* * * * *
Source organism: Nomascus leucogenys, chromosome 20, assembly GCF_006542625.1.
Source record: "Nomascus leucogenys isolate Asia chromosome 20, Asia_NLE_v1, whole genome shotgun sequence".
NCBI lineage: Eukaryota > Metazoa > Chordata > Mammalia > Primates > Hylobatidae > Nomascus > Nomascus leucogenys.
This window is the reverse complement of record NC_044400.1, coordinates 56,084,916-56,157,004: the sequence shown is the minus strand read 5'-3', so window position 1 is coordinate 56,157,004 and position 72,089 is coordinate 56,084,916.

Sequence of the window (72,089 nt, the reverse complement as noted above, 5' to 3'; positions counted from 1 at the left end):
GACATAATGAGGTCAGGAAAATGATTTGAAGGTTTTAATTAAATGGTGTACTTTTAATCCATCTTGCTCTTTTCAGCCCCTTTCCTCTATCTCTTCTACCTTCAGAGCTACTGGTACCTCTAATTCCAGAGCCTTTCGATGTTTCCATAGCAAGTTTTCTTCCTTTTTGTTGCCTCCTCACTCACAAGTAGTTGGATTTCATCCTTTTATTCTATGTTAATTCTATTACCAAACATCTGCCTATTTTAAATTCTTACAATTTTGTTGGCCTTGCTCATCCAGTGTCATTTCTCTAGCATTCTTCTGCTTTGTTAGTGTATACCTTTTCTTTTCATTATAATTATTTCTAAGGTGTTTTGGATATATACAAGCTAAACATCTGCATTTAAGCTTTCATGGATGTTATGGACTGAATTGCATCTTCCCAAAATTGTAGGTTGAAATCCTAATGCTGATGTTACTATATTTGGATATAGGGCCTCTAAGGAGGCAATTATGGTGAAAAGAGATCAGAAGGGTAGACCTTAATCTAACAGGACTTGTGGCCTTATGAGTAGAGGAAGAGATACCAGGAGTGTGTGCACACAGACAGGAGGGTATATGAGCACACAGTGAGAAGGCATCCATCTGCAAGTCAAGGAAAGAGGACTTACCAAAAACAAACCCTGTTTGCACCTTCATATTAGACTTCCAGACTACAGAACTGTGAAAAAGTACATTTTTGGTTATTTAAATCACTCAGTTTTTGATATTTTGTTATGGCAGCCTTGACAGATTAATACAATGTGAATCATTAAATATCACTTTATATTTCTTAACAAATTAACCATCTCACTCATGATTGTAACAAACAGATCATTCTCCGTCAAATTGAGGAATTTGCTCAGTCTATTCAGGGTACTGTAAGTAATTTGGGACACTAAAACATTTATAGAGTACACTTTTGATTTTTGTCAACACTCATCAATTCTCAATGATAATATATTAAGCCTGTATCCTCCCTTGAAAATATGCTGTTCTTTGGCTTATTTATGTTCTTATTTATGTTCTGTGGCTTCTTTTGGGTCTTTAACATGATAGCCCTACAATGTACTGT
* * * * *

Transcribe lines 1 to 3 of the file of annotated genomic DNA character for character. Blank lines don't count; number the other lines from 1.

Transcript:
Source organism: Nomascus leucogenys, chromosome 20, assembly GCF_006542625.1.
Source record: "Nomascus leucogenys isolate Asia chromosome 20, Asia_NLE_v1, whole genome shotgun sequence".
NCBI lineage: Eukaryota > Metazoa > Chordata > Mammalia > Primates > Hylobatidae > Nomascus > Nomascus leucogenys.